reaching its summit by one of the finest views they had ever beheld. In
fact, the hill on which they stood commanded the whole of the extensive
and beautiful vale of the White Horse, which was spread out before them
as far as the eye could reach, like a vast panorama, disclosing a
thousand fields covered with abundant, though as yet immature crops. It
was a goodly prospect, and seemed to promise plenty and prosperity to
the country. Almost beneath them stood the reverend church of Uffington
overtopping the ancient village clustering round it. Numerous other
towers and spires could be seen peeping out of groves of trees, which,
together with the scattered mansions and farmhouses surrounded by
granges and stacks of hay and beans, gave interest and diversity to the
prospect. The two most prominent objects in the view were the wooded
heights of Farringdon on the one hand, and those of Abingdon on the

Proceeding along the old Roman road, still distinctly marked out, and
running along the ridge of this beautiful chain of hills, they arrived
at an immense Roman encampment, vulgarly called Uffingham Castle,
occupying the crown of a hill. A shepherd, who was tending a flock of
sheep which were browsing on the delicious herbage to be found within
the vast circular space enclosed by the inner vallum of the camp,
explained its purpose, and they could not but regard it with interest.
He informed them that they were in the neighbourhood of the famous White
Horse, a figure cut out of the turf on the hillside by the Saxons, and
visible for many miles. Conducting them to a point whence they could
survey this curious work, their guide next directed them to Ashdown
Lodge, which lay, he told them, at about four miles' distance. They had
wandered a little out of their course, but he accompanied them for a
mile, until they came in sight of a thick grove of trees clothing a
beautiful valley, above which could be seen the lofty cupola of the

Cheered by the sight, and invigorated by the fresh breeze blowing in
this healthful region, they pressed forward, and soon drew near the
mansion, which they found was approached by four noble avenues. They had
not advanced far, when a stalwart personage, six feet two high, and
proportionately stoutly made, issued from the covert. He had a gun over
his shoulder and was attended by a couple of fine dogs. Telling them he
was called John Lutcombe, and was the Earl of Craven's gamekeeper, he
inquired their business, and, on being informed of it, changed his surly
manner to one of great cordiality, and informed them that Mrs.
Buscot--such was the name of Amabel's aunt--was at home, and would be
heartily glad to see them.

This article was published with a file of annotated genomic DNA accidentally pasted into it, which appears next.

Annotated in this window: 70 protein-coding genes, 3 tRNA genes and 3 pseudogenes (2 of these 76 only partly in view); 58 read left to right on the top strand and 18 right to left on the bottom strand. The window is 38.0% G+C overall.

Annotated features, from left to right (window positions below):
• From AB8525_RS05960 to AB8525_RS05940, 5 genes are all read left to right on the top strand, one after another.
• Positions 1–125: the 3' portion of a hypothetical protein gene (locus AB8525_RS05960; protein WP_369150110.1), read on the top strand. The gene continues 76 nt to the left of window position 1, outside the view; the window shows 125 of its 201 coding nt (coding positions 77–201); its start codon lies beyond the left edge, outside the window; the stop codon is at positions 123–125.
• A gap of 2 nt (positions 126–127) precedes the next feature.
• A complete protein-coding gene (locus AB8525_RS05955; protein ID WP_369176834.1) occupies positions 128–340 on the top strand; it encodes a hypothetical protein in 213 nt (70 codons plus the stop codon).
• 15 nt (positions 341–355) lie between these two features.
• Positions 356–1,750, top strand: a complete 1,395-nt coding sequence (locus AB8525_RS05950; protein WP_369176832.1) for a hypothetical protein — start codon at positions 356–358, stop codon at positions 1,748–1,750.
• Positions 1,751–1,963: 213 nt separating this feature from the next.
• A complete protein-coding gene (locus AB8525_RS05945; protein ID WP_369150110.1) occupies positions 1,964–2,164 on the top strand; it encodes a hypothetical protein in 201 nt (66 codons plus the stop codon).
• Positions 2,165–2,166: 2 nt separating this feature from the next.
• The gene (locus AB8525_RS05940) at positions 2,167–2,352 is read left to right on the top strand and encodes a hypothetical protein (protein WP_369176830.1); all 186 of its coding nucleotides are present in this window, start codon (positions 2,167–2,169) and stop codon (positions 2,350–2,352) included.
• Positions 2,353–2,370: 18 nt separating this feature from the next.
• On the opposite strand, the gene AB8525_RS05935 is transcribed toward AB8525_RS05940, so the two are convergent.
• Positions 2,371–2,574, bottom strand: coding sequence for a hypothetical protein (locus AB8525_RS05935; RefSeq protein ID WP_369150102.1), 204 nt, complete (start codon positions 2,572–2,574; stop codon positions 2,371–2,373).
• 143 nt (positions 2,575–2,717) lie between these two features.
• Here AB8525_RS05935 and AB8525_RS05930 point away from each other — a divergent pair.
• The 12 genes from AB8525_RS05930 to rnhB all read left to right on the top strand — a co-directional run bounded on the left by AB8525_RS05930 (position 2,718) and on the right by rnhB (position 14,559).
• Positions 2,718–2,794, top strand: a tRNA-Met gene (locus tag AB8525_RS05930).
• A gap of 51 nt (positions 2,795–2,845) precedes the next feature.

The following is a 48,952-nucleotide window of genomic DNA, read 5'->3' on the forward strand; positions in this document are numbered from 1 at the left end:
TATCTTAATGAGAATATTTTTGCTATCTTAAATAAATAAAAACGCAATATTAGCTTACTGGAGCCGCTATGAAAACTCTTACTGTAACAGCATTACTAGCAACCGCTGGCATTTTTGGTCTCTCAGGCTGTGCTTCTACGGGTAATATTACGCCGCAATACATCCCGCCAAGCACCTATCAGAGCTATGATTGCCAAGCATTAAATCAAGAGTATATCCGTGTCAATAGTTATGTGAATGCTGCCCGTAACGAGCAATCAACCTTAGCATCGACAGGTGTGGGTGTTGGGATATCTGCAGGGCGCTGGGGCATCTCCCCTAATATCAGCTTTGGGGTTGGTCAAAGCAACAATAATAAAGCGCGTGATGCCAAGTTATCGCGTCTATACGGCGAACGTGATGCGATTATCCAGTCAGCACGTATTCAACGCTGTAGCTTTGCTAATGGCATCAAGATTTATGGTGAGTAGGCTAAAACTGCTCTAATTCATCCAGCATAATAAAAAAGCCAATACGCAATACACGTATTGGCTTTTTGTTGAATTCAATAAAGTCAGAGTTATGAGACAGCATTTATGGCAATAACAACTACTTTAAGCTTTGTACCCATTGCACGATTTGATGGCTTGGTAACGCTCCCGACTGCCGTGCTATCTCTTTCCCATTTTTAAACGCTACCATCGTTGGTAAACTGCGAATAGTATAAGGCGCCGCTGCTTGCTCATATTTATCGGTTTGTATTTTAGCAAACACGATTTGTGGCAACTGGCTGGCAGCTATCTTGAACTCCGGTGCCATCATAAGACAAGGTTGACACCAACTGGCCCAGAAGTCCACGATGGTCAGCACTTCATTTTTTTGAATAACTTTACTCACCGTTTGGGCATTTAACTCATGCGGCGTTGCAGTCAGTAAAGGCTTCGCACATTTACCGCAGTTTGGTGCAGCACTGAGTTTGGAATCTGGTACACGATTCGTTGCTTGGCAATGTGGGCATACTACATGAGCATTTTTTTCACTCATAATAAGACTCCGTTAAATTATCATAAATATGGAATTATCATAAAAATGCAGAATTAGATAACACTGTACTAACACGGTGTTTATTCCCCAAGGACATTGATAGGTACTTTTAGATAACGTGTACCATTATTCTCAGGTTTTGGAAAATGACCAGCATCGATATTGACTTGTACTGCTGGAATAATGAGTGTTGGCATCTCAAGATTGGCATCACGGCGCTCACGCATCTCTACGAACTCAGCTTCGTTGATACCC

"I have often heard her speak of her brother, Mr. Bloundel," he said,
"and am well aware that he is an excellent man. Poor soul! she has been
very uneasy about him and his family during this awful dispensation,
though she had received a letter to say that he was about to close his
house, and hoped, under the blessing of Providence, to escape the
pestilence. His daughter will be welcome, and she cannot come to a
healthier spot than Ashdown, nor to a better nurse than Mrs. Buscot."

With this, he led the way to the court-yard, and, entering the dwelling,
presently returned with a middle-aged woman, who Amabel instantly knew,
from the likeness to her father, must be her aunt. Mrs. Buscot caught
her in her arms, and almost smothered her with kisses. As soon as the
first transports of surprise and joy had subsided, the good housekeeper
took her niece and Nizza Macascree into the house, and desired John
Lutcombe to attend to the others.



Erected by Inigo Jones, and still continuing in precisely the same state
as at the period of this history, Ashdown Lodge is a large square
edifice, built in the formal French taste of the seventeenth century,
with immense casements, giving it the appearance of being all glass, a
high roof lighted by dormer windows, terminated at each angle by a tall
and not very ornamental chimney, and surmounted by a lofty and
lantern-like belvedere, crowned in its turn by a glass cupola. The
belvedere opens upon a square gallery defended by a broad balustrade,
and overlooking the umbrageous masses and lovely hills around it. The
house, as has been stated, is approached by four noble avenues, the
timber constituting which, is, of course, much finer now than at the
period under consideration, and possesses a delightful old-fashioned
garden, and stately terrace. The rooms are lofty but small, and there is
a magnificent staircase, occupying nearly half the interior of the
building. Among other portraits decorating the walls, is one of
Elizabeth Stuart, daughter of James the First, and Queen of Bohemia, for
whom the first Earl of Craven entertained so romantic an attachment, and
to whom he was supposed to be privately united. Nothing can be more
secluded than the situation of the mansion, lying as it does in the
midst of a gentle valley, surrounded by a thick wood, and without having
a single habitation in view. Its chief interest, however, must always be
derived from its connection with the memory of the chivalrous and
high-souled nobleman by whom it was erected, and who made it
occasionally his retreat after the death of his presumed royal consort,
which occurred about four years previous to the date of this history.

Amabel was delighted with her new abode, and she experienced the
kindness of a parent from her aunt, with whom, owing to circumstances,